This short and easy trail to Willow Springs Lake gets more scenic the further you hike

If you’re looking for a relatively short hike with beautiful scenery on the Mogollon Rim, take a stroll on the trail to Willow Springs Lake from the Horse Trap Trailhead near Forest Lakes.

View of Willow Springs Lake from treelined shore

Quick take

Hiking the trail to Willow Springs from Horse Trap Trailhead is easy, and very scenic. It’s also easy to get lost, as I found out. I managed to get off trail in the first mile.

Thanks to the glimpses of the lake that kept drawing me closer, I walked right by a key turnoff. No biggie. I was able to find my way back to the trail. And the short detour allowed me to see some unique areas that people with better navigation skills would miss have missed out on.

large rock with circles and arched gathering of pine needles
Keep your eyes peeled for cool finds like this rock with interesting designs and a huge eyebrow made of pine needles.
Willow Springs Lake and forest
You’ll start catching glimpses of Willow Springs Lake about a half-mile into the hike

Hike summary:

  • Length: 2 miles one way, 4 miles round trip
  • Difficulty: Easy
  • Dogs allowed: Yes
  • Highlights: Ponderosa pine forest, Willow Springs Lake
  • Precautions: Easy to get off trail, 7,500-foot elevation means limited oxygen
  • Trailhead: Horse Trap (4 mi west of Forest Lakes village on Hwy 260)
  • Pass/permit required: None

Note: 1 mile = 1.6 kilometers

After hiking roughly two miles northward on a meandering trail (with a brief detour), I found myself at the north end of Willow Springs Lake. That’s where I took off my pack and pulled out a protein bar and some water to chase it down with. Then I took a seat on a nice flat rock place neatly on a tree stump and soaked in the sights of people enjoying the lake.

More about Willow Springs Lake: Look no further than Willow Springs Lake on Arizona’s Mogollon Rim for relief from the desert heat

Video: What you’ll experience on this hike

Want to create cool videos of your outdoor activities with your phone? Try the Relive app.

Bonus: Although I stopped where the trail meets up with the north shore of Willow Springs Lake, you can keep hiking a few more miles along a refreshing creek that spills out of the dam.

Caution: It’s easy to get lost in the woods

If you’re like me, you might get so preoccupied with the scenic landscape that you’ll walk right by a trail junction or two. My first brief excursion off trail ended well, and I got to experience a few cool views of the lake I wouldn’t have if I’d stayed the course. The second temporarily raised my level of anxiety.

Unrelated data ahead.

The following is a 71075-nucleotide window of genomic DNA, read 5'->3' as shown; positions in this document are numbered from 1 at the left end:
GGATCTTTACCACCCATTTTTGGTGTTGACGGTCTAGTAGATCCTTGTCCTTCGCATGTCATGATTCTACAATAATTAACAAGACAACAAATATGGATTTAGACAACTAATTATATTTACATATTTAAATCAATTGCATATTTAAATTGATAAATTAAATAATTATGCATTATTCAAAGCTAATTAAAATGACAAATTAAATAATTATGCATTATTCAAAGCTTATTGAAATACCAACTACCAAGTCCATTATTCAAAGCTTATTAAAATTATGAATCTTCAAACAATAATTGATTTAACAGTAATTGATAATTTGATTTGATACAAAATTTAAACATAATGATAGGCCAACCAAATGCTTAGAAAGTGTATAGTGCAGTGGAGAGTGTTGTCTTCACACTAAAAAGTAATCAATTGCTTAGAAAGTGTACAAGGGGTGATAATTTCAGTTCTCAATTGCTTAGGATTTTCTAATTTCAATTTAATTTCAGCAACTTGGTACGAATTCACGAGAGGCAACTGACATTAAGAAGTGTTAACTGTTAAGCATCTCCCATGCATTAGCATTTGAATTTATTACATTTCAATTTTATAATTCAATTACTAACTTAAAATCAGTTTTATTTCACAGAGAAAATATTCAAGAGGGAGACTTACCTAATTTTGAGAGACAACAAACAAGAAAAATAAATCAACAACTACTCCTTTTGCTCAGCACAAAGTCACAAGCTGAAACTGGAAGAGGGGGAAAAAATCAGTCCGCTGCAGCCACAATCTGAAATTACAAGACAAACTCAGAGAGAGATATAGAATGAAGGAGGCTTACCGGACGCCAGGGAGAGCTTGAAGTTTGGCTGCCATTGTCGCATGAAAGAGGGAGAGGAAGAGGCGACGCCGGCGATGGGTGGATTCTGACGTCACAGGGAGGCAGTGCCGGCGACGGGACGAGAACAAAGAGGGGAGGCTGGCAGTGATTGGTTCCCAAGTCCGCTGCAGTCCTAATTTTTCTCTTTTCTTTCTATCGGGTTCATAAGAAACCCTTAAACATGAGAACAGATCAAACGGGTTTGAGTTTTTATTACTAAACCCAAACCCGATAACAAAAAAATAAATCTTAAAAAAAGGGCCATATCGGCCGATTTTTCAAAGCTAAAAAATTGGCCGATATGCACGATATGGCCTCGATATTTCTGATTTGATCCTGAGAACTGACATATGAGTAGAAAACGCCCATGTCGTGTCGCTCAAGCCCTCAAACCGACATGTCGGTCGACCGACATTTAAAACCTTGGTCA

yellow flowers with lake in background
On my unplanned detour off the beaten path, I came across this neat view.
Crocus-like ground flower
Crocus-like ground flowers near Willow Springs Lake

At the end of my rest break, I grabbed my things and began making my way back to where I’d started; or so I thought. The section of trail that led me away from the lake was vehicle-width, with two shallow tire track ruts. I remembered leaving footprints on that section for a short jaunt on my way here. On the way back, my instincts were telling me I had traveled a little longer than I should have. A quick look at my location on my phone’s GPS confirmed I missed my turn.

Trail leading through forest
Trail leads through forest near Willow Springs Lake

I was headed north, deeper into the woods. I knew for sure my car was south of this location. So, I backtracked to the water’s edge, then started over. Sure enough, the single-track trail I needed to take back toward the car was only about 40 yards from the shoreline.

trail with mountain bike trail marker near Willow Springs Lake
After you’ve been lost in the forest, it’s always comforting to see a trail sign like this.

Pro tip: How to avoid getting lost

On this hike you’ll encounter several trails that crisscross each other, plus what I call phantom trails. They look like trails but they’re not. My top tip for not getting lost is to use a hike tracking app such as mapmyhike, relive or alltrails. This way you can look at your at your phone to retrace your path back to the starting point. Of course, you’ll want to make sure you also have a fully charged phone battery when you start, and switch to airplane mode so that the phone’s constant search for a signal doesn’t kill your battery.

Related: Nobody intends to get lost while hiking but here’s how to prepare in case it happens to you

Final thoughts

There are hundreds of miles of trails on Arizona’s Mogollon Rim offering access to all sorts of interesting sights for anyone willing to get out and explore. This one is short on distance and long on views. In less than two miles (one way) you’ll enjoy towering pines overhead, forest flowers and critters at trail level and refreshing views of Willow Springs Lake on the horizon.

Horse Trap Trailhead signHorse Trap Trailhead signHorse Trap Trailhead sign
Horse Trap Trailhead is located on the north side of Hwy 260 about 34 miles east of Payson and 4 miles west of Forest Lakes

Map to Horse Trap Trailhead

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